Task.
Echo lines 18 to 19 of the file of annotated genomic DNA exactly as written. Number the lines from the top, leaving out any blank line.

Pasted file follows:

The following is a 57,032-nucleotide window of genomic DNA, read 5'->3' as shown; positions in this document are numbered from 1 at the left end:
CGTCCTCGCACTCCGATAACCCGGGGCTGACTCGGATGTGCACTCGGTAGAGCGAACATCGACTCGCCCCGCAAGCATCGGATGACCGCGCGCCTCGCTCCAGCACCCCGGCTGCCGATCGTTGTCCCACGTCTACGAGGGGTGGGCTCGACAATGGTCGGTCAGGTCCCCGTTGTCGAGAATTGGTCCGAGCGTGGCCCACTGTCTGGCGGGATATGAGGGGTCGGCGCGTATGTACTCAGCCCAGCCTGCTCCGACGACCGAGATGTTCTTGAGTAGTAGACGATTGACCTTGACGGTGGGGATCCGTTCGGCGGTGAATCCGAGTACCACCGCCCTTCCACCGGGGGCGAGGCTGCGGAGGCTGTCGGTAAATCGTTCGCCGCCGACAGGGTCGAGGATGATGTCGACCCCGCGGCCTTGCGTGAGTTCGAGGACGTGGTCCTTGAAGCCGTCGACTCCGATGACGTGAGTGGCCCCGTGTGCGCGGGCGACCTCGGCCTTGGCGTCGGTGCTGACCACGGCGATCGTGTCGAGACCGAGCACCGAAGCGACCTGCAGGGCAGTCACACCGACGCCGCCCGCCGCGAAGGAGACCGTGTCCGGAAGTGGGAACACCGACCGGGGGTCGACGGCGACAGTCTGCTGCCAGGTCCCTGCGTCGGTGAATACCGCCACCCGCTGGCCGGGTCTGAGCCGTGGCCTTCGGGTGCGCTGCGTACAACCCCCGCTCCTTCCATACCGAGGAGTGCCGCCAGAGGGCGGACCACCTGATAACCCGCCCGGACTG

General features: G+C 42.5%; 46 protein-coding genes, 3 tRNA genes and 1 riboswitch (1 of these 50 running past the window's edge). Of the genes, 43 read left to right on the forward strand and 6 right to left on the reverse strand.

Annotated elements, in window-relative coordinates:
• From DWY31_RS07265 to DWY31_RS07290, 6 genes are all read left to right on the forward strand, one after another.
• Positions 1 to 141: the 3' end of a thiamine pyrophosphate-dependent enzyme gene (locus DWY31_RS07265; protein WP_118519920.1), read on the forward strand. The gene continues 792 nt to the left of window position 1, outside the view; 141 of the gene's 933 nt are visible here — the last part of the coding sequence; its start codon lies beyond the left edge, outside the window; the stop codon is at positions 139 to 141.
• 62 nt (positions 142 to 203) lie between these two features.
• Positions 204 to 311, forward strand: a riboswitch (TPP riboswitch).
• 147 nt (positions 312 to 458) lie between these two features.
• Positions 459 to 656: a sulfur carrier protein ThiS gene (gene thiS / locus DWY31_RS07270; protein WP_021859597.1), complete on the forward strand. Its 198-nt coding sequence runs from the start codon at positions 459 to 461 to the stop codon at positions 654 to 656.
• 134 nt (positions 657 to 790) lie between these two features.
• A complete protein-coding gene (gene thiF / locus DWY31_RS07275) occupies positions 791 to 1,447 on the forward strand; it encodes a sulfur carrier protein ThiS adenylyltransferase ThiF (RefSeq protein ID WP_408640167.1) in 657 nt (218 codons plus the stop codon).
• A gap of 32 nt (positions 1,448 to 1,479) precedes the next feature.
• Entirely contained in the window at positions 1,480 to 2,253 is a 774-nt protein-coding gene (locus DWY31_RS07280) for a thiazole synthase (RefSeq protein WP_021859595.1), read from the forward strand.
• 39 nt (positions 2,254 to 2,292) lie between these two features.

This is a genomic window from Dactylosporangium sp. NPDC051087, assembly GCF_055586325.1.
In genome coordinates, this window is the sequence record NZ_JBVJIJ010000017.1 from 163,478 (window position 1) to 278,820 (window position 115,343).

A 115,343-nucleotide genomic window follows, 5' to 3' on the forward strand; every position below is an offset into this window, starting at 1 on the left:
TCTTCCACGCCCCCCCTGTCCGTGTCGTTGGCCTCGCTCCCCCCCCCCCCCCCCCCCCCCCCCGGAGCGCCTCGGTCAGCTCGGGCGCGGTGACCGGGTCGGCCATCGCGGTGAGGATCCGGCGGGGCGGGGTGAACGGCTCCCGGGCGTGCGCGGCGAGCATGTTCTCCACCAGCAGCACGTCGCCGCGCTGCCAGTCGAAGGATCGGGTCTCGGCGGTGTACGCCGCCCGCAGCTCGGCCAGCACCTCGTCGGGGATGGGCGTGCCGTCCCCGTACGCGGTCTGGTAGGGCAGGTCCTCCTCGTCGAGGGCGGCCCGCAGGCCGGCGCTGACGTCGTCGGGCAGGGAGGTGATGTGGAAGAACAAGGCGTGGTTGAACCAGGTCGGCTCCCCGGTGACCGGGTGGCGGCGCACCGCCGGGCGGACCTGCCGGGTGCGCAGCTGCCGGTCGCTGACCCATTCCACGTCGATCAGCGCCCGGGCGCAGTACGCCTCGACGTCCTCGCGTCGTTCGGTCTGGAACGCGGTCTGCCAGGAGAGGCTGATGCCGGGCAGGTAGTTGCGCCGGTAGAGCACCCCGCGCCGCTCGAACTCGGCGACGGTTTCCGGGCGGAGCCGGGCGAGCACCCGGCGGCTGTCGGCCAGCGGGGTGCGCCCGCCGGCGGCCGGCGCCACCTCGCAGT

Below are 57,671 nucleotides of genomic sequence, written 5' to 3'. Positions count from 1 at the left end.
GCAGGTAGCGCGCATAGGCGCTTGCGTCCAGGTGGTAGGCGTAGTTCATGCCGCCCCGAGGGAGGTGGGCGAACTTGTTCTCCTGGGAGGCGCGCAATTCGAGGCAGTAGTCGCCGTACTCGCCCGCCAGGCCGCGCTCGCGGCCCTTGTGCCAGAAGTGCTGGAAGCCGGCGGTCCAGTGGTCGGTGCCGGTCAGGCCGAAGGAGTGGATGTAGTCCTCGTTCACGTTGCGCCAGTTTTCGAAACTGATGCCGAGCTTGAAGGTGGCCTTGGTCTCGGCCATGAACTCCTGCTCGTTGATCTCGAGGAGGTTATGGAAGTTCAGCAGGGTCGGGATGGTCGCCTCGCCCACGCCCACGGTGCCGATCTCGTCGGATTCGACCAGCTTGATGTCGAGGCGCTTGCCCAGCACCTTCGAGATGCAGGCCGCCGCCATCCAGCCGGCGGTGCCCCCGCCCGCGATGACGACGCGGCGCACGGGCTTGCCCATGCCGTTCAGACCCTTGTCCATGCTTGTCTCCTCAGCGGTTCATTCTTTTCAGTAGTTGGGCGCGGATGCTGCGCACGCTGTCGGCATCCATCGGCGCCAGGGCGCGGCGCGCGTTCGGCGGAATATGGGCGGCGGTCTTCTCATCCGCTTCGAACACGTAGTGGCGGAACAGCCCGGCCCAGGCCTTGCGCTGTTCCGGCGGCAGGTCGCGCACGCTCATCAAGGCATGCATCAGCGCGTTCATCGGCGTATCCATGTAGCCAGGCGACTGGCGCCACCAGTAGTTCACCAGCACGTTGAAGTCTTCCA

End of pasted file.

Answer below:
A 115,343-nucleotide genomic window follows, 5' to 3' on the forward strand; every position below is an offset into this window, starting at 1 on the left:
TCTTCCACGCCCCCCCTGTCCGTGTCGTTGGCCTCGCTCCCCCCCCCCCCCCCCCCCCCCCCCGGAGCGCCTCGGTCAGCTCGGGCGCGGTGACCGGGTCGGCCATCGCGGTGAGGATCCGGCGGGGCGGGGTGAACGGCTCCCGGGCGTGCGCGGCGAGCATGTTCTCCACCAGCAGCACGTCGCCGCGCTGCCAGTCGAAGGATCGGGTCTCGGCGGTGTACGCCGCCCGCAGCTCGGCCAGCACCTCGTCGGGGATGGGCGTGCCGTCCCCGTACGCGGTCTGGTAGGGCAGGTCCTCCTCGTCGAGGGCGGCCCGCAGGCCGGCGCTGACGTCGTCGGGCAGGGAGGTGATGTGGAAGAACAAGGCGTGGTTGAACCAGGTCGGCTCCCCGGTGACCGGGTGGCGGCGCACCGCCGGGCGGACCTGCCGGGTGCGCAGCTGCCGGTCGCTGACCCATTCCACGTCGATCAGCGCCCGGGCGCAGTACGCCTCGACGTCCTCGCGTCGTTCGGTCTGGAACGCGGTCTGCCAGGAGAGGCTGATGCCGGGCAGGTAGTTGCGCCGGTAGAGCACCCCGCGCCGCTCGAACTCGGCGACGGTTTCCGGGCGGAGCCGGGCGAGCACCCGGCGGCTGTCGGCCAGCGGGGTGCGCCCGCCGGCGGCCGGCGCCACCTCGCAGT